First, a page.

retinal break


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retinal break

A break in the continuity of the retina, usually caused by trauma to the eye. Detachment of the retina may follow the appearance of the break.

retinal break 

A full thickness opening in the neurosensory retina. It may be a hole, usually due to atrophy of the retina and often overlaid by an operculum; or a tear, horseshoe-shaped (U-shaped), round or slit-like, usually caused by posterior vitreous detachment in which the vitreous adheres to the retina and pulls it from the point of adherence during or just after an abrupt eye movement; or a giant retinal tear which involves 90º or more of the circumference of the globe and is commonly associated with Marfan's syndrome or Stickler's syndrome; or retinal dialysis which is usually the result of trauma. The patient may complain of photopsia, seeing floaters or flashes and some visual field defects and they may present with a vitreous haemorrhage. Management of retinal breaks includes localized laser photocoagulation (laser retinopexy) or cryopexy, a method of cryotherapy (freezing of the tissues causing local protein denaturation which leads to adhesion of the retina to the pigment epithelium), as the defect may lead to rhegmatogenous or tractional retinal detachment. See macular hole; retinal dialysis; retinoschisis; Shafer's sign.
References in periodicals archive ?
Use of IVB as an adjunct to other treatment modalities has been mentioned in literature.4 In another study, it was highlighted that excessive laser photocoagulation done conservatively for management of ED can result in iatrogenic retinal breaks formation, adding to the chances of retinal detachment.10 Use of IVB can spare excessive laser treatment, thus reducing number of visits and chances of retinal detachment.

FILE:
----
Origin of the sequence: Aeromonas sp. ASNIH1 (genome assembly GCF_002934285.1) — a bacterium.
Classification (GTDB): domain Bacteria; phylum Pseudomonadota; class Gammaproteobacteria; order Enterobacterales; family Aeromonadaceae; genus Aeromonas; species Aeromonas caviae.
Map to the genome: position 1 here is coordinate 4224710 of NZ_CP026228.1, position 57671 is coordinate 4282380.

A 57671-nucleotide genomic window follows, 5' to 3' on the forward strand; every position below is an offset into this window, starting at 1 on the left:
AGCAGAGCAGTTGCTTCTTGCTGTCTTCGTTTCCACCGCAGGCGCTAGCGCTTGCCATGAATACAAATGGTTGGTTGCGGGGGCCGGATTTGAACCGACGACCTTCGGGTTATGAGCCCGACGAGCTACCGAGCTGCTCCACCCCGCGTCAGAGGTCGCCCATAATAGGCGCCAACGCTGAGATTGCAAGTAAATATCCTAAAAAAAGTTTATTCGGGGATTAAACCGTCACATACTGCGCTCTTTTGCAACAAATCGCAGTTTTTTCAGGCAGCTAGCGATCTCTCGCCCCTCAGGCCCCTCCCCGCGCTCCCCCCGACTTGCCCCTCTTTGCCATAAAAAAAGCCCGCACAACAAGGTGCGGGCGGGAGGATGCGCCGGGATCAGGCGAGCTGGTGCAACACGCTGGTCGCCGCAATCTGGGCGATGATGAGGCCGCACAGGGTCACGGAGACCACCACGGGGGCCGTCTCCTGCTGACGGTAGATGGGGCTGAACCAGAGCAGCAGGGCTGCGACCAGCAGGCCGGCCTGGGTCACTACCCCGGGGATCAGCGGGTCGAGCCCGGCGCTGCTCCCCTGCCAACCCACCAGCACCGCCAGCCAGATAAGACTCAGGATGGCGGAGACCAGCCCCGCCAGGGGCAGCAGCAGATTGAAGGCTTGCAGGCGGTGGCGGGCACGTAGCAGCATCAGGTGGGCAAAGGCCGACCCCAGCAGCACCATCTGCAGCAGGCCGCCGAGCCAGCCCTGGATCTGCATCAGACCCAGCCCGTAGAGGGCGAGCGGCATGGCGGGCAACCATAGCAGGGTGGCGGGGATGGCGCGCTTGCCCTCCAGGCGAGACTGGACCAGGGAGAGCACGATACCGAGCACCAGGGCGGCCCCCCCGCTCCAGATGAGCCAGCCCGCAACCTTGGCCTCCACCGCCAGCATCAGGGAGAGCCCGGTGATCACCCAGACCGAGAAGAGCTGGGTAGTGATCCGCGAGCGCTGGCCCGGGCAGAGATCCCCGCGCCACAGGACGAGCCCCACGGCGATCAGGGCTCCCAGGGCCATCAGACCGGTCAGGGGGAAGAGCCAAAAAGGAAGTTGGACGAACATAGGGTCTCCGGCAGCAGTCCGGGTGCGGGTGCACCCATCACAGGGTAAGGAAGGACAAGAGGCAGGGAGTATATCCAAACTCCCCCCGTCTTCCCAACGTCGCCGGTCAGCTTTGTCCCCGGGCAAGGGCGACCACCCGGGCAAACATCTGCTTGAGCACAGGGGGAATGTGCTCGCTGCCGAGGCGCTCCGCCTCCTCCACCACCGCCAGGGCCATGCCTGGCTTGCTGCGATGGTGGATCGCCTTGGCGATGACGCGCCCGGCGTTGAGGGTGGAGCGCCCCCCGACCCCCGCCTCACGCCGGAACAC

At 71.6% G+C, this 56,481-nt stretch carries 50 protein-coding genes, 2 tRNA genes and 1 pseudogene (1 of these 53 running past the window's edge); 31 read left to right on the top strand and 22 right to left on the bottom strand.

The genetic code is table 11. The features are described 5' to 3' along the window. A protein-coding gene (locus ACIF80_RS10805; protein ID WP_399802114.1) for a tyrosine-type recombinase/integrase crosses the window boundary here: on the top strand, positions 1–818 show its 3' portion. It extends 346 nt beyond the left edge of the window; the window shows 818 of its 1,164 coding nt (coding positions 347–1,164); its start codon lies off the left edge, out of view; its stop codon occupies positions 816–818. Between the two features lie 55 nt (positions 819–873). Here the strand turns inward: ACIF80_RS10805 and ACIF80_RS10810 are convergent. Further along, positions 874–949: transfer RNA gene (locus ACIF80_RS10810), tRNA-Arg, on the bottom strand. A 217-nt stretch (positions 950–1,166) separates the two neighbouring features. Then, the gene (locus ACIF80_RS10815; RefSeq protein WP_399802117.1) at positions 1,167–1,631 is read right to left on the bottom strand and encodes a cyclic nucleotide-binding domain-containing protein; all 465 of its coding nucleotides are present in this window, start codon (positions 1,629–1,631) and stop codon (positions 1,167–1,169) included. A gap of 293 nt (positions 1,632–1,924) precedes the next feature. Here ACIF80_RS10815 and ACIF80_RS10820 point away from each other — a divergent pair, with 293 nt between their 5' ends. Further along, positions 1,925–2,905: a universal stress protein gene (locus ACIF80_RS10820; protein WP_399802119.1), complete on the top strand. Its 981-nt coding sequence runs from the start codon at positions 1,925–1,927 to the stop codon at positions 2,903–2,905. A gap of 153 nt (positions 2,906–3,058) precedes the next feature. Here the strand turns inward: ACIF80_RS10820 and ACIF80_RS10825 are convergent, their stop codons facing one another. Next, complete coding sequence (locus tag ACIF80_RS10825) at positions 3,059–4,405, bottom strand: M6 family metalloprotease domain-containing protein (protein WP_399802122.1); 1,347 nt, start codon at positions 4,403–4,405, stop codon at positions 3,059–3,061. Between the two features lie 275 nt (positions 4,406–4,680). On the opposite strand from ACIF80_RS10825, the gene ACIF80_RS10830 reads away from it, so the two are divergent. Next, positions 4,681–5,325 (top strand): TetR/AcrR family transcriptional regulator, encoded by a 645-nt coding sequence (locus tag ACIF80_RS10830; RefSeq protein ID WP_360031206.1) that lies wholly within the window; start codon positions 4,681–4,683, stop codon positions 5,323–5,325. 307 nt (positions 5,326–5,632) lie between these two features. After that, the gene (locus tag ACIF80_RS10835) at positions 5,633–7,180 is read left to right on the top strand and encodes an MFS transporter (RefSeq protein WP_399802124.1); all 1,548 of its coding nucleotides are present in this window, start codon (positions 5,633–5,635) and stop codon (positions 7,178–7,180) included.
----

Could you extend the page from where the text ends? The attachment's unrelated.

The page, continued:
Multiple regression analysis was used to evaluate the correlation between the expression levels of hsa-miR-148a-3p and the independent variables such as the corrected pixels of the retinal break, the range of RD, and the time from onset from RRD to vitrectomy.
They have some important characteristics such as optical clarity, permanent retention and chemical inertness but they are also associated with many complications such as poor contact with retina due to the hydrophobic nature, cataract, oil in anterior chamber, less tamponade effect in case of inferior retinal breaks, irreversible cell damage, postoperative retinal detachment etc [3].
To evaluate the impact of these two surgical techniques on anatomic and visual recovery, only patients who met the following criteria were included in the analysis: the presence of RRD with retinal breaks associated with vitreous hemorrhage resulting from rupture of a peripheral retinal blood vessel and not obscuring the view of the fundus periphery (especially the retinal break region), optic disc and vascular structures (grade1- mild vitreous hemorrhage with visible fundus details).
If RD is secondary to retinal breaks outside the colobomatous area, it can be treated by scleral buckling; however, when the coloboma is etiologically responsible for RD5 management options are different6.
Treatment should only be performed in exceptional cases such as enlargement into the foveal area, posterior layer retinal breaks, schisis-detachment and progressive, frank, symptomatic RD.
With closed infusion, the retinal break(s) were localized, the eye was rotated in order to position the region of the retinal break as high as possible, and air infusion was started with a pressure of 30-35 mmHg.
Scleral buckle alleviate vitreous and retina traction and causes the margins of retinal break to come close to underlying retinal pigment epithelium.2
Study also aims to analyze characteristics of type of retinal breaks, other eye findings and etiological factors in pediatric RRD.
There is no association with retinal break or detachment.
lattice degeneration, a previous retinal break, and age-related retinoschisis.
On the other hand, in the ERM that occur after rhegmatogenous RD, the retinal pigment epithelial cells are thought to migrate to the vitreous cavity through the retinal break and settle on the retinal surface, forming the membrane [26].